Year XV / 2010


With the eagerly-awaited Northern summer just around the corner, we have pleasure in presenting issue 53 of Trébol. This new release covers several very different areas of interest but as ever, all of them are subtly linked to our core activities of insurance and reinsurance.

Aquaculture, which is the breeding of aquatic species in captivity, is a segment that will help to meet the demand for food from this source, given that hauls of wild-caught fish have reached their upper limit. Many aquaculture farms are set up as high-tech enterprises involving major investments, so they call for insurance which usually combines damage and sickness cover. Victoria Alday, a veterinary surgeon and doctor of aquatic pathology suggests that in order to cover the bio-health aspects, we should follow a risk evaluation protocol for diseases in aquatic animal breeding centers; details are given in this issue.

From Missouri in the USA, the staff of Shelter Insurance tell us that they understand storms. The firm's geographical business scope includes areas that are hit by 90% of all the tornados that occur in the world, and they also have to cope with hurricanes. However, Shelter has decided to improve the professionalism of its catastrophe management, which enables the company to provide clients with the services promised by the agents when the policies were sold. Anna Hargis, Director of Advertising, describes the technology in which Shelter has invested to improve its claim management, as well as the methods used to evaluate the effectiveness of its procedures. Among many other benefits that clients have enjoyed, Shelter was one of the few companies not to be sued by insureds due to the chaos following Hurricane Katrina in 2005.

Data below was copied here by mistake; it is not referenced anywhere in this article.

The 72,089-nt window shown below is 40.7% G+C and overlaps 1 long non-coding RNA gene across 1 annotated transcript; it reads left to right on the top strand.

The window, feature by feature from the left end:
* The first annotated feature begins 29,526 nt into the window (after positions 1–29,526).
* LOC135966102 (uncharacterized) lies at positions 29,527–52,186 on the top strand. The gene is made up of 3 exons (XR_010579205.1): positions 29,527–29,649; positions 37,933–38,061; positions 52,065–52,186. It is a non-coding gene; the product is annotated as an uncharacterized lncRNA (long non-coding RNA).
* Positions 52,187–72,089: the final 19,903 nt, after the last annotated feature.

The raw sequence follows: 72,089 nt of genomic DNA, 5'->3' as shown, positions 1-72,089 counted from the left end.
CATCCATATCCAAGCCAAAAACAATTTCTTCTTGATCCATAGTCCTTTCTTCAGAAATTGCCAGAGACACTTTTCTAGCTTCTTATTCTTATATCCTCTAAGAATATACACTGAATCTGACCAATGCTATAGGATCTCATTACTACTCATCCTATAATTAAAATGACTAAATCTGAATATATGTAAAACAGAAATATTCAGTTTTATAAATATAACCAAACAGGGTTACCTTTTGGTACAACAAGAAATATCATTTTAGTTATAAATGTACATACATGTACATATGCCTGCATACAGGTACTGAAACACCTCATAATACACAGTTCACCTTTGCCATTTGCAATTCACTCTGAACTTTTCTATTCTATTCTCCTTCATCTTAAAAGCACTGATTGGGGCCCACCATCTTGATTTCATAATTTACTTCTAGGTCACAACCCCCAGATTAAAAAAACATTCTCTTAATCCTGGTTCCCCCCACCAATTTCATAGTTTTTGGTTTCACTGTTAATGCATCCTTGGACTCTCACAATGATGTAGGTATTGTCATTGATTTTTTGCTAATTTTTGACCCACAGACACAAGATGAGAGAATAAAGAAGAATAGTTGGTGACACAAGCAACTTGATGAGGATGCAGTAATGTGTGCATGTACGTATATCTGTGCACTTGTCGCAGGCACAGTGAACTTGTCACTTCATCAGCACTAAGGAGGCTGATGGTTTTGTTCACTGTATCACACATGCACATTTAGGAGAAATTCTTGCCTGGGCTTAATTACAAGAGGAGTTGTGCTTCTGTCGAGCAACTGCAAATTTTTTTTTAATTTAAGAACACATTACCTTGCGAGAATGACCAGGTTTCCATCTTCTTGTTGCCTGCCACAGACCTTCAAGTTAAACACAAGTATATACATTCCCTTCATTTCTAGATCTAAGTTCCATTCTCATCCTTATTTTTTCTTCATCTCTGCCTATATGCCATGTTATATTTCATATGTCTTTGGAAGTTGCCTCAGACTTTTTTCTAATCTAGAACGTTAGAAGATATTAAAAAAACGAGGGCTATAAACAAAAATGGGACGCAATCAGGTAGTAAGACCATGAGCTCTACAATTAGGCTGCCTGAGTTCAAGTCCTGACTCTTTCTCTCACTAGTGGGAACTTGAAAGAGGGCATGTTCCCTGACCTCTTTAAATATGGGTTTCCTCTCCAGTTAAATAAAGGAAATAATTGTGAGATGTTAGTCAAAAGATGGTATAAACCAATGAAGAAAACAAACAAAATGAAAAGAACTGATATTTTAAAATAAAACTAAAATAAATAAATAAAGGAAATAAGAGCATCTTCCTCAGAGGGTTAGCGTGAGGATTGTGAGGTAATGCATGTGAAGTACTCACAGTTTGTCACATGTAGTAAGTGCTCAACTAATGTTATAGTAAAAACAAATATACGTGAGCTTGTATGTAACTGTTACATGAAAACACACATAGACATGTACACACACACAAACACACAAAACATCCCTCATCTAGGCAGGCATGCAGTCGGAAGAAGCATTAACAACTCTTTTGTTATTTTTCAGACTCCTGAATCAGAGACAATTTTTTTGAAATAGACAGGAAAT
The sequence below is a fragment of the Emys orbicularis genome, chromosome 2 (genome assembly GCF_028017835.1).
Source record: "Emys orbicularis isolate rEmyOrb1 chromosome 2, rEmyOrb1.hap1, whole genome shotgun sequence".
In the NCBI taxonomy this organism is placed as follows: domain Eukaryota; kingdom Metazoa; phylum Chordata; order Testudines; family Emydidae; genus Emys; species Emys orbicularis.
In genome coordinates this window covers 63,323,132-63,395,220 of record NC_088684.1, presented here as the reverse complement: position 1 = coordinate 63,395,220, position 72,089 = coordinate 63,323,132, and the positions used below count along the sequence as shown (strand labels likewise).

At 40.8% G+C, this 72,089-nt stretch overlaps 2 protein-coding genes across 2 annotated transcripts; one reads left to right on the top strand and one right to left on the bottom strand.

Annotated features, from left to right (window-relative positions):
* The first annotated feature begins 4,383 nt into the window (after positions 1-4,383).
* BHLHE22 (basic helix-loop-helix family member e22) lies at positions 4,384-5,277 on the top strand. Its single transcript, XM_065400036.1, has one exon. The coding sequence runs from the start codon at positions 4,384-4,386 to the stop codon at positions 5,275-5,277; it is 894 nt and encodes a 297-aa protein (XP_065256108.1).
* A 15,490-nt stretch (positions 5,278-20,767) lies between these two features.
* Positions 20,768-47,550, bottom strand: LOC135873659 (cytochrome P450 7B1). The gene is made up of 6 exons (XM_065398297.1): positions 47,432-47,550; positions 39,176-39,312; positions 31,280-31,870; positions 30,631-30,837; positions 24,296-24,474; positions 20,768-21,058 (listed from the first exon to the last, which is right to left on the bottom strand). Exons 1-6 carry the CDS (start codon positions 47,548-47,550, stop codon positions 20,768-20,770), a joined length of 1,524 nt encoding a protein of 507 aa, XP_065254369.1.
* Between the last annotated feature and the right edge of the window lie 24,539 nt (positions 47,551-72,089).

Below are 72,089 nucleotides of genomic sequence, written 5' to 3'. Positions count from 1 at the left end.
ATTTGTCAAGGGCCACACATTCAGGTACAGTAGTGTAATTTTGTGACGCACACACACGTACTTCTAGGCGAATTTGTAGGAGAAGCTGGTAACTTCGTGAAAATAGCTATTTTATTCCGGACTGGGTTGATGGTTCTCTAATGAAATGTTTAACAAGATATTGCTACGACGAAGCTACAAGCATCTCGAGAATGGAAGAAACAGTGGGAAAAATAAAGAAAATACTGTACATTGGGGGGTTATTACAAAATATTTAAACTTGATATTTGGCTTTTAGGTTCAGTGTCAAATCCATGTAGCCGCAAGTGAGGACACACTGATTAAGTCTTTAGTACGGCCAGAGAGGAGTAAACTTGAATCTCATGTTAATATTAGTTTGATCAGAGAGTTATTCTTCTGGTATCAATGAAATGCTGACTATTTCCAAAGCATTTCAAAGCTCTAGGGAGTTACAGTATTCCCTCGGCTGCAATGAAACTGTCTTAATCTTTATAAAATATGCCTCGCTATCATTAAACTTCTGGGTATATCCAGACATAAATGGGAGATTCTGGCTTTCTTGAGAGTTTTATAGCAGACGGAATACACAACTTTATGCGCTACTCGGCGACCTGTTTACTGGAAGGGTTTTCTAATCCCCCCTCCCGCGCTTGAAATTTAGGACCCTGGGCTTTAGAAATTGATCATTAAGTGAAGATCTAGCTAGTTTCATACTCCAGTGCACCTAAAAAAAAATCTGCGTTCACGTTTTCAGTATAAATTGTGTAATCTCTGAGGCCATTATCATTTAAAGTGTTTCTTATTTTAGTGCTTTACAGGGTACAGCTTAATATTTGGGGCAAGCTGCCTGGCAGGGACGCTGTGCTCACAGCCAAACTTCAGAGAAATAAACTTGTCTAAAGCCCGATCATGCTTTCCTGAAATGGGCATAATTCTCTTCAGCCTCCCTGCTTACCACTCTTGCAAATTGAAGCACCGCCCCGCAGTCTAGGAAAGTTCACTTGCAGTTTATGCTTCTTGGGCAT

Our genetic inheritance is our "ID card", and medical genetics is the science that deals with the diagnosis of hereditary illnesses. Dr. Luis Izquierdo, a specialist in this field who holds a masters in medical genetics from the University of Glasgow (Scotland), confirms that it is impossible to reverse the action of a gene in a human being. With early identification, however, it is feasible to prevent a person from suffering the consequences of an illness of this sort thanks to simple lifelong treatment.

Ghislain Laurent, Director of the MAPFRE RE office in Brussels, says that 35 years in the reinsurance business have been more of a way of life than a job. Like all seasoned professionals, he has come through the crises that have hit the sector in recent years, but he describes them as "challenges" and sees them as sources of "motivation" to get the industry back on track for business growth. With the same thirst for knowledge and interest in understanding the international dimension that have been the hallmarks of his career, Ghislain is retiring this June to travel the world and take occasional breaks on the French Riviera. On behalf of Trébol, and with our thanks for your constant generosity, we wish you all the best for your new travels.